and held at this temperature for the purpose of initiating
the auto-crystallization process. The article is maintained 15 said ?uxing ‘agent being selected from the group consist
ing of MgF2, B203, A1203, Li20, N320, K20, KzSiFe, and
at this temperature for a sut?cient period, e.g., 15 minutes
Al2(SiF6)3 and combinations thereof.
to 21/2 hours, with 1/2 to 1 hour being optimum, in order
2. The method of making a hard, dense, mechanically
to produce a support skeleton of crystals in the product
strong, electrically insulating ceramic material which
to ensure that it is self-supporting before the temperature
comprises forming a melt of a material having the follow
is raised to the optimum crystallization level. As soon
ing
approximate composition in percent by weight:
as this result is obtained, the temperature is raised to about
Percent
1050° C. and held for about 1 to 8 hours, with 4 hours
MgO
3-35
being the optimum time. These conditions are optimum
BaO
3-35
for inducing the growth of crystals of the desired form
and orientation. Thereafter the product is gradually 25 SiOz
25-50
Fluxing agent
cooled to room temperature.
If desired, during the initial cooling step, the product
_ 10-35
said ?uxing agent being selected from the group consist
may be cooled to room temperature for the purpose of
ing of MgF2, B203, A1203, Li20, N320, K20, K2SiF5, and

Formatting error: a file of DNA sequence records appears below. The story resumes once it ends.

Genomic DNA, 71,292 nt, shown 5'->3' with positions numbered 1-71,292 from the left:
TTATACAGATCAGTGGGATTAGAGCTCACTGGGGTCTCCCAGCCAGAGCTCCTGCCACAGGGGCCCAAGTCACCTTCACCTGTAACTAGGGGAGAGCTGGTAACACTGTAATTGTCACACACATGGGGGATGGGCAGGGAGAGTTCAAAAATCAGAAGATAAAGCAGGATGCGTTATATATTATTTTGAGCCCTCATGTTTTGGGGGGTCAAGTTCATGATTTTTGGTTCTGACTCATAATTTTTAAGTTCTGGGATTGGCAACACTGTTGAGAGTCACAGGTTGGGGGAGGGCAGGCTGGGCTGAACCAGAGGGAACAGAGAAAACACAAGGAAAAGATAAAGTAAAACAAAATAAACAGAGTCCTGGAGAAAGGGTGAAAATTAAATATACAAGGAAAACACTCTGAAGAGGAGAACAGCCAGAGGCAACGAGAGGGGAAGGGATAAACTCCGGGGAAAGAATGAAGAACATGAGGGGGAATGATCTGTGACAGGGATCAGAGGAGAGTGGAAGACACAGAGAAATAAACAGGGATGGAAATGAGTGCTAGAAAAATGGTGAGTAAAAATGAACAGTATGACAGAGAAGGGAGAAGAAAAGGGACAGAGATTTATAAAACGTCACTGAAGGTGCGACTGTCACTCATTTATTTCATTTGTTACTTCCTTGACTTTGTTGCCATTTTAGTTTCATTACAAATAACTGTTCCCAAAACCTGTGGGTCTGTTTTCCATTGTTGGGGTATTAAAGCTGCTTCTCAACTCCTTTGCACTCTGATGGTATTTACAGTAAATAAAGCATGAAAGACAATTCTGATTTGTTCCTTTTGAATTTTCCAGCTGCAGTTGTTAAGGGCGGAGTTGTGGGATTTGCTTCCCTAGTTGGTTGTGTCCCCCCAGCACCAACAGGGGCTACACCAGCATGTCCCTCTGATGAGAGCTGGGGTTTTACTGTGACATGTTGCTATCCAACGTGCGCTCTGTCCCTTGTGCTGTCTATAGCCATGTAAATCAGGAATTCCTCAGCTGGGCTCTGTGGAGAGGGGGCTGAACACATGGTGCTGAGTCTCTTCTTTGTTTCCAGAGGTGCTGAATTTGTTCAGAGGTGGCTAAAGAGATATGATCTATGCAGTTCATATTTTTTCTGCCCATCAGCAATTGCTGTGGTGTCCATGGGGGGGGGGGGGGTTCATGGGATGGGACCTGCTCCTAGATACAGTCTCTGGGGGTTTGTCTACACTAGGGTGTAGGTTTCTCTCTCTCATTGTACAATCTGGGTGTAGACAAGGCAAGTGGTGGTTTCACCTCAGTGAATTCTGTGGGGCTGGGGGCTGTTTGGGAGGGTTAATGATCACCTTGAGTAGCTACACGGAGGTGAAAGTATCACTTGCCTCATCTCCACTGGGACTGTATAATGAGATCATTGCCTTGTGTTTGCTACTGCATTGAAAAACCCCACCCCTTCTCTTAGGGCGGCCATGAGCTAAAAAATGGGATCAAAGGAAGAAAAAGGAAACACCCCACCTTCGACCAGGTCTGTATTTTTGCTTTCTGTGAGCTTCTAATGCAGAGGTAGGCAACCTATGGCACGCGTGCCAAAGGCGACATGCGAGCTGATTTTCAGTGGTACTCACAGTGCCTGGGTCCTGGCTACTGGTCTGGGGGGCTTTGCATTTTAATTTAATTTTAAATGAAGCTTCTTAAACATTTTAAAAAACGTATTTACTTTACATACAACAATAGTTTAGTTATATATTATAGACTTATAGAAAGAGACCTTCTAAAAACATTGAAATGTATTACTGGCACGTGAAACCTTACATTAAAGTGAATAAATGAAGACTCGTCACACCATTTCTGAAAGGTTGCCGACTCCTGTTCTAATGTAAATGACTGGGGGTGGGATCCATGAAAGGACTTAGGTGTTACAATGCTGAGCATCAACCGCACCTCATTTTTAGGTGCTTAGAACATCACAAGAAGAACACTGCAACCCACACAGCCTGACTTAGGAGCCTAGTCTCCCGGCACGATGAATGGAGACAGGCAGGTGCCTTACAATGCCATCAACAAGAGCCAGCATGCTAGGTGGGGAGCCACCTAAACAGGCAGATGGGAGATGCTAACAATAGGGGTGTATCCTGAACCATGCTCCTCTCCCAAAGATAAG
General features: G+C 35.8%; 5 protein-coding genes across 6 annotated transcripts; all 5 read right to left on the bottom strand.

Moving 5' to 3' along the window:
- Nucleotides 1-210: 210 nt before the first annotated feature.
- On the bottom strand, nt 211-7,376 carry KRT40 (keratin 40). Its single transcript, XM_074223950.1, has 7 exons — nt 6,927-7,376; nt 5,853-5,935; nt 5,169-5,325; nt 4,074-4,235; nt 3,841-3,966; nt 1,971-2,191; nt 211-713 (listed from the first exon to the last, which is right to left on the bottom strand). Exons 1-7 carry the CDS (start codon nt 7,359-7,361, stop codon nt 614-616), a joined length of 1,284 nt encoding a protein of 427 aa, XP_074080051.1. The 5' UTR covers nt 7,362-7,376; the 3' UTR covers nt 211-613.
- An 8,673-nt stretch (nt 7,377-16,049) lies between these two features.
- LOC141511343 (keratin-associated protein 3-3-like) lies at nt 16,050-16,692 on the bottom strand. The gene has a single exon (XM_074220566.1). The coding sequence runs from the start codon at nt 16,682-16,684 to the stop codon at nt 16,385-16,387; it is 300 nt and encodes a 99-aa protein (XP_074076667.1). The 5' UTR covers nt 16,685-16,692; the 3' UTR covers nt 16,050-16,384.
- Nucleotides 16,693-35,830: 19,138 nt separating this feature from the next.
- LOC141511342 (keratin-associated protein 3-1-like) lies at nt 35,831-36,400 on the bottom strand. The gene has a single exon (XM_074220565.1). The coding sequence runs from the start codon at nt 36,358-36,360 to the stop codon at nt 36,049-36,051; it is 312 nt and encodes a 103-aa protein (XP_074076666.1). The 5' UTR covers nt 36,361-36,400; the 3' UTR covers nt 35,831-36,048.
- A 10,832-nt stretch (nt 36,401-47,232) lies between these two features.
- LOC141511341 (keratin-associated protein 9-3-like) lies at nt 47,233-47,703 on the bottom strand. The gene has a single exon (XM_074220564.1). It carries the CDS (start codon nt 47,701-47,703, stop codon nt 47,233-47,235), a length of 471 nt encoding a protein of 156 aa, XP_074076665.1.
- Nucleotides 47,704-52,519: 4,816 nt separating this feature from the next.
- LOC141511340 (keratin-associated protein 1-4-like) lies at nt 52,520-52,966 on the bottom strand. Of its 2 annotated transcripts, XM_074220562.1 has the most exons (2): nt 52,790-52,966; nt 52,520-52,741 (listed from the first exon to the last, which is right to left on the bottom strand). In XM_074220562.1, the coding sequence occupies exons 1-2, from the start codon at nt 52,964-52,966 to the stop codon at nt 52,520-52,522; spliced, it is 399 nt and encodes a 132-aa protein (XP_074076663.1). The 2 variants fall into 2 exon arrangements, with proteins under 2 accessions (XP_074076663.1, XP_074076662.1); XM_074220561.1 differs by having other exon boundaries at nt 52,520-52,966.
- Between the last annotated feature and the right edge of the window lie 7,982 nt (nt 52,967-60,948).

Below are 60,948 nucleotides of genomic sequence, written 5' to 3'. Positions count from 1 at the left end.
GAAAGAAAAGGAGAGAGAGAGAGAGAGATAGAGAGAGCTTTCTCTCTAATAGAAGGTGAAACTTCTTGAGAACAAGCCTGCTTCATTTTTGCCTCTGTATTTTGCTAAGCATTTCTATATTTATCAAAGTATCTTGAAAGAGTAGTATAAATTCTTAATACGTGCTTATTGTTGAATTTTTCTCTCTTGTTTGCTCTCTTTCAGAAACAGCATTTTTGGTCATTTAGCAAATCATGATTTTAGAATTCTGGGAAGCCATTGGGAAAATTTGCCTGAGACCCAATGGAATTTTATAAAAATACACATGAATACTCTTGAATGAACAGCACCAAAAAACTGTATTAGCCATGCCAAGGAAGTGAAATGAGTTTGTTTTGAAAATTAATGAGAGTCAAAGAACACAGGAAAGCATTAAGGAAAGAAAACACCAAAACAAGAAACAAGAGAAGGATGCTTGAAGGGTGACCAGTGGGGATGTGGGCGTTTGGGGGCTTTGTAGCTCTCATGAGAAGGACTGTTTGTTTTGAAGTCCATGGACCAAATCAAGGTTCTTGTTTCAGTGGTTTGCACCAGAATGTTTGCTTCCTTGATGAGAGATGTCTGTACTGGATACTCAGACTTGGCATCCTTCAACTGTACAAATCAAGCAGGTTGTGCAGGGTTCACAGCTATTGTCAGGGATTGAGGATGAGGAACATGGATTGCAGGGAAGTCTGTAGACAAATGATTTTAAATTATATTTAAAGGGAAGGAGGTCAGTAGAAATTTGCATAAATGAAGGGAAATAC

inspection to determine whether the amorphous glassy
Al2(SiF6)3, and combinations thereof, cooling said melt
phase of the molded article has any defects. After this 30 to a temperature not higher than about the annealing
procedure, the article may be subjected to the heating
temperature thereof to arrest the formation of crystals
temperatures described above to initiate and complete
therein and forming thereby an amorphous, vitreous
the auto-crystallization process.
material heating the thus formed vitreous material to a
As will be understood, the particular temperatures and
temperature of about 800-950” C. for a period sufficient
other values set forth may be different from those stated 35 to initiate crystallization of said material, and thereafter
depending on the particular composition employed, since
heating the material to about 1050“ C. for converting the
different compositions may be characterized by different
same to a micro-crystalline ceramic body composed es